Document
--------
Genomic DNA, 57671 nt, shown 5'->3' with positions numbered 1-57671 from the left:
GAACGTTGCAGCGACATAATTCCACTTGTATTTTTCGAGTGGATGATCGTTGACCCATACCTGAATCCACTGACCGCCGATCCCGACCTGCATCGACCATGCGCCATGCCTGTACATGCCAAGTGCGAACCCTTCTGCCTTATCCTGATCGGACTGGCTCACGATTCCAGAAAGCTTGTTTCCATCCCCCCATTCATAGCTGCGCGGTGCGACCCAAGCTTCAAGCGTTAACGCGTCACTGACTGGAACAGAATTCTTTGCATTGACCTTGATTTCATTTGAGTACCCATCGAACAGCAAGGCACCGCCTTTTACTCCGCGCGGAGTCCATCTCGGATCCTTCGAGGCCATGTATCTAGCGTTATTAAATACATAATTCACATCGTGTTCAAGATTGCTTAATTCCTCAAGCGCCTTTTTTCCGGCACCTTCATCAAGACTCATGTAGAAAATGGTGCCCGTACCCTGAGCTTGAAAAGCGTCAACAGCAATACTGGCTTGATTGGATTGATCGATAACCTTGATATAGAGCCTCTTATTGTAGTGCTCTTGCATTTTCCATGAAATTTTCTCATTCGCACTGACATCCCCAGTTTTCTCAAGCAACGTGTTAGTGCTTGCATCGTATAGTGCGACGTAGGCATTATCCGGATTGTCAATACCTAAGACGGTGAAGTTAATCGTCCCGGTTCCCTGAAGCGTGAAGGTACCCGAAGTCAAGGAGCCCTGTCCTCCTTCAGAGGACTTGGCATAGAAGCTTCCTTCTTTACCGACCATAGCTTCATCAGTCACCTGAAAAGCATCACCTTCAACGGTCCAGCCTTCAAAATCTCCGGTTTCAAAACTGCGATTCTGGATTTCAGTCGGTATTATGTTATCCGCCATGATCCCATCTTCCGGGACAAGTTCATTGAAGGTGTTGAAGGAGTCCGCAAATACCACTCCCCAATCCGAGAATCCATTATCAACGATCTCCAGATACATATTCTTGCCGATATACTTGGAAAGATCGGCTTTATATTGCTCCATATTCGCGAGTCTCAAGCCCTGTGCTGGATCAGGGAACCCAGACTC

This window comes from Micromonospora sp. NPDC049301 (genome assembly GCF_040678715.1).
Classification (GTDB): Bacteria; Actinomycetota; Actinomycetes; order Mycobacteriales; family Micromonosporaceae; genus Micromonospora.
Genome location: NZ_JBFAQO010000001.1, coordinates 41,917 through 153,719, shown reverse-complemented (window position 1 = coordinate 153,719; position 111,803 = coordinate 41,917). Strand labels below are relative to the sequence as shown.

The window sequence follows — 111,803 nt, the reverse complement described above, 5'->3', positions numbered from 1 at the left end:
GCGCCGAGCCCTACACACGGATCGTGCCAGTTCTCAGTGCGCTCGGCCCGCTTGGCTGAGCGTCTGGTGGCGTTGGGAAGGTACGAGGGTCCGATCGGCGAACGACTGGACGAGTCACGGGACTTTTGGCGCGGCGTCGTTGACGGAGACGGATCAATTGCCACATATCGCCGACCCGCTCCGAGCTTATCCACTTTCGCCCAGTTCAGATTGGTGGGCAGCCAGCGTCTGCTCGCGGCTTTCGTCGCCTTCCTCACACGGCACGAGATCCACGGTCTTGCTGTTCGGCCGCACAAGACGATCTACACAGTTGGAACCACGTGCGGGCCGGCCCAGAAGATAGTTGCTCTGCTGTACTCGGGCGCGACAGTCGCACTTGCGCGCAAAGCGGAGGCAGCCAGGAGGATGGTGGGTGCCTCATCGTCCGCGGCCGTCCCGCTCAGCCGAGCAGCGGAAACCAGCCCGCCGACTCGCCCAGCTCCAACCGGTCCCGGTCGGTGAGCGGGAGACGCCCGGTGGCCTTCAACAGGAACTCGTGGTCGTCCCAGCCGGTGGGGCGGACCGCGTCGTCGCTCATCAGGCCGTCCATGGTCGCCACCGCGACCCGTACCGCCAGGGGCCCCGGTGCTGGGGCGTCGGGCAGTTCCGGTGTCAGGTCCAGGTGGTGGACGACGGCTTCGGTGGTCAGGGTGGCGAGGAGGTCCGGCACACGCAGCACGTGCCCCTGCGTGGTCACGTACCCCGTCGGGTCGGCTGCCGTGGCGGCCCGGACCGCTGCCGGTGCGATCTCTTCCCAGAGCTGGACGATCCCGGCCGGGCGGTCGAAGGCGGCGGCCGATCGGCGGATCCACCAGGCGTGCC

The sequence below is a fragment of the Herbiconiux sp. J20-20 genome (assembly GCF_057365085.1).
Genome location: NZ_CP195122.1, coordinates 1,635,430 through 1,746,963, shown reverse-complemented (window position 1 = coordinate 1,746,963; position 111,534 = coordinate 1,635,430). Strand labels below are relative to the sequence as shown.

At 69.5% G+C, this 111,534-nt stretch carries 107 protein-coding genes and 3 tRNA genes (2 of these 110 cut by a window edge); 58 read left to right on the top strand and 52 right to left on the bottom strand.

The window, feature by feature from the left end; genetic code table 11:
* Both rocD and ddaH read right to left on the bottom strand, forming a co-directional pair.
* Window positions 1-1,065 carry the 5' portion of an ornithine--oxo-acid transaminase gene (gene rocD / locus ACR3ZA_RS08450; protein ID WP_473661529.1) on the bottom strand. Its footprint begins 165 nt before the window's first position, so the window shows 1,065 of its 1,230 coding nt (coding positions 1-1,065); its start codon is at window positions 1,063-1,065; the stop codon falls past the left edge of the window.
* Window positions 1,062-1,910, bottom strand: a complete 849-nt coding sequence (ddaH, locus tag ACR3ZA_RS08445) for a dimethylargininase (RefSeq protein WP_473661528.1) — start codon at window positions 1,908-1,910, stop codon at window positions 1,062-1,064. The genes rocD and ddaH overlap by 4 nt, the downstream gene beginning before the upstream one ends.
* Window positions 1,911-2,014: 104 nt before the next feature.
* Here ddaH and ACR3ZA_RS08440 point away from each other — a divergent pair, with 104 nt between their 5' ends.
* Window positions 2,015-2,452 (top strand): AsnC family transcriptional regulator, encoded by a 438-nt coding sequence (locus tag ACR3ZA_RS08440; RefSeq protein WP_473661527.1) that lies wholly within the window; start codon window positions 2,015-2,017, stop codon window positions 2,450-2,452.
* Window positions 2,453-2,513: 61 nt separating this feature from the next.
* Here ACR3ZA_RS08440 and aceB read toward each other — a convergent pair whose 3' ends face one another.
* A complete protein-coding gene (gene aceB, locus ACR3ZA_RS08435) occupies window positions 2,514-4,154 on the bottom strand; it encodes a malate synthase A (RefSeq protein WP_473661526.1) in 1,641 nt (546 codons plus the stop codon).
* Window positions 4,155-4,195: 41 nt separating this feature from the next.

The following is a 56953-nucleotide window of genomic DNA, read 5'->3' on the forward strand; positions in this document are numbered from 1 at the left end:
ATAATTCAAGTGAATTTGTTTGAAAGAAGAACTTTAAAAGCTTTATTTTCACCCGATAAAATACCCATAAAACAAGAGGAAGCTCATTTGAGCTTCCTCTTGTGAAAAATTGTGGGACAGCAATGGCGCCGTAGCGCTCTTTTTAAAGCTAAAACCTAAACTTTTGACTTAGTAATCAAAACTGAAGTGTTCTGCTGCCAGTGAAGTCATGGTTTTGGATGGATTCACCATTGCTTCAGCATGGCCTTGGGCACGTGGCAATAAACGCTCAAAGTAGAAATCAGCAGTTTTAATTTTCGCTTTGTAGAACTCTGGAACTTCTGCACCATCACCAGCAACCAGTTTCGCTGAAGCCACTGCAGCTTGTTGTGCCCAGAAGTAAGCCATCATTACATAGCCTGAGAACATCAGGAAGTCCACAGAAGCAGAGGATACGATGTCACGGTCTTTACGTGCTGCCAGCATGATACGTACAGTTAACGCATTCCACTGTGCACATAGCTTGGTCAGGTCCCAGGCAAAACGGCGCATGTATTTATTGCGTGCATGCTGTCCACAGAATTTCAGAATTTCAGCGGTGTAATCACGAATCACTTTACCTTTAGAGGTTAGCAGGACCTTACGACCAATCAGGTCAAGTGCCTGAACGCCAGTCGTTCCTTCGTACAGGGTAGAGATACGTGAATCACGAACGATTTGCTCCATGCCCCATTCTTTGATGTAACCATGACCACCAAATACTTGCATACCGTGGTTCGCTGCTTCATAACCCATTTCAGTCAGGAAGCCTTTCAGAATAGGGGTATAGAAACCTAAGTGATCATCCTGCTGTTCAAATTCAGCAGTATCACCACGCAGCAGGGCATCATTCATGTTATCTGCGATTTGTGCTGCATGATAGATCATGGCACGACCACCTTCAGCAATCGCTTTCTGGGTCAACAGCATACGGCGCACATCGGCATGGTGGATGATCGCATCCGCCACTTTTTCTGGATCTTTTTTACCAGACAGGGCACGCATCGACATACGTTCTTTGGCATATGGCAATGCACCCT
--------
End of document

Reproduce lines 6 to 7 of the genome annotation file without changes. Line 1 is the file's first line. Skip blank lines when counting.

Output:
The window sequence follows — 111,803 nt, the reverse complement described above, 5'->3', positions numbered from 1 at the left end:
GCGCCGAGCCCTACACACGGATCGTGCCAGTTCTCAGTGCGCTCGGCCCGCTTGGCTGAGCGTCTGGTGGCGTTGGGAAGGTACGAGGGTCCGATCGGCGAACGACTGGACGAGTCACGGGACTTTTGGCGCGGCGTCGTTGACGGAGACGGATCAATTGCCACATATCGCCGACCCGCTCCGAGCTTATCCACTTTCGCCCAGTTCAGATTGGTGGGCAGCCAGCGTCTGCTCGCGGCTTTCGTCGCCTTCCTCACACGGCACGAGATCCACGGTCTTGCTGTTCGGCCGCACAAGACGATCTACACAGTTGGAACCACGTGCGGGCCGGCCCAGAAGATAGTTGCTCTGCTGTACTCGGGCGCGACAGTCGCACTTGCGCGCAAAGCGGAGGCAGCCAGGAGGATGGTGGGTGCCTCATCGTCCGCGGCCGTCCCGCTCAGCCGAGCAGCGGAAACCAGCCCGCCGACTCGCCCAGCTCCAACCGGTCCCGGTCGGTGAGCGGGAGACGCCCGGTGGCCTTCAACAGGAACTCGTGGTCGTCCCAGCCGGTGGGGCGGACCGCGTCGTCGCTCATCAGGCCGTCCATGGTCGCCACCGCGACCCGTACCGCCAGGGGCCCCGGTGCTGGGGCGTCGGGCAGTTCCGGTGTCAGGTCCAGGTGGTGGACGACGGCTTCGGTGGTCAGGGTGGCGAGGAGGTCCGGCACACGCAGCACGTGCCCCTGCGTGGTCACGTACCCCGTCGGGTCGGCTGCCGTGGCGGCCCGGACCGCTGCCGGTGCGATCTCTTCCCAGAGCTGGACGATCCCGGCCGGGCGGTCGAAGGCGGCGGCCGATCGGCGGATCCACCAGGCGTGCC